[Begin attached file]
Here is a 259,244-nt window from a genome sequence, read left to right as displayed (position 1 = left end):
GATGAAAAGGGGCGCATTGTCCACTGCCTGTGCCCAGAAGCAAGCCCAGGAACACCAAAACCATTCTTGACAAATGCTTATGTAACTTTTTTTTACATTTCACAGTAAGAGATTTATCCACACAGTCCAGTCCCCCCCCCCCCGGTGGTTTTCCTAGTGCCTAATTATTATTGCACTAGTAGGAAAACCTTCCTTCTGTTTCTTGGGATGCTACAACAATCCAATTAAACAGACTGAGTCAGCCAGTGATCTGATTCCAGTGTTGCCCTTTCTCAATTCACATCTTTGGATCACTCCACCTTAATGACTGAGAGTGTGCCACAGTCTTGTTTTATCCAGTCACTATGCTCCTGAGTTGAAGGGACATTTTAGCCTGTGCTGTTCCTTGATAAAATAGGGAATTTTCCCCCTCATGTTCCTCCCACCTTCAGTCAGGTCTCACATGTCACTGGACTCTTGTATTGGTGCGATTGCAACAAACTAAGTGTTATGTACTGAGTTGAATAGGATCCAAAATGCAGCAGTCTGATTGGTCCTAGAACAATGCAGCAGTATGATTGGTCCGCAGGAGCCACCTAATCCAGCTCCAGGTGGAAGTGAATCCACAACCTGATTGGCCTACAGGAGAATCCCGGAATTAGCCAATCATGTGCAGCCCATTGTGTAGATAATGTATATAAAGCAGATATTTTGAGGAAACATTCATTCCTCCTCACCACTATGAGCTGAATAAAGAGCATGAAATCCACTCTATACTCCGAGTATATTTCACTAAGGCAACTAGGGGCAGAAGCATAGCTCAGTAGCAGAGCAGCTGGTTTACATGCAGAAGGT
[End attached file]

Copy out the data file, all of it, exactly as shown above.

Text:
Here is a 259,244-nt window from a genome sequence, read left to right as displayed (position 1 = left end):
GATGAAAAGGGGCGCATTGTCCACTGCCTGTGCCCAGAAGCAAGCCCAGGAACACCAAAACCATTCTTGACAAATGCTTATGTAACTTTTTTTTACATTTCACAGTAAGAGATTTATCCACACAGTCCAGTCCCCCCCCCCCCGGTGGTTTTCCTAGTGCCTAATTATTATTGCACTAGTAGGAAAACCTTCCTTCTGTTTCTTGGGATGCTACAACAATCCAATTAAACAGACTGAGTCAGCCAGTGATCTGATTCCAGTGTTGCCCTTTCTCAATTCACATCTTTGGATCACTCCACCTTAATGACTGAGAGTGTGCCACAGTCTTGTTTTATCCAGTCACTATGCTCCTGAGTTGAAGGGACATTTTAGCCTGTGCTGTTCCTTGATAAAATAGGGAATTTTCCCCCTCATGTTCCTCCCACCTTCAGTCAGGTCTCACATGTCACTGGACTCTTGTATTGGTGCGATTGCAACAAACTAAGTGTTATGTACTGAGTTGAATAGGATCCAAAATGCAGCAGTCTGATTGGTCCTAGAACAATGCAGCAGTATGATTGGTCCGCAGGAGCCACCTAATCCAGCTCCAGGTGGAAGTGAATCCACAACCTGATTGGCCTACAGGAGAATCCCGGAATTAGCCAATCATGTGCAGCCCATTGTGTAGATAATGTATATAAAGCAGATATTTTGAGGAAACATTCATTCCTCCTCACCACTATGAGCTGAATAAAGAGCATGAAATCCACTCTATACTCCGAGTATATTTCACTAAGGCAACTAGGGGCAGAAGCATAGCTCAGTAGCAGAGCAGCTGGTTTACATGCAGAAGGT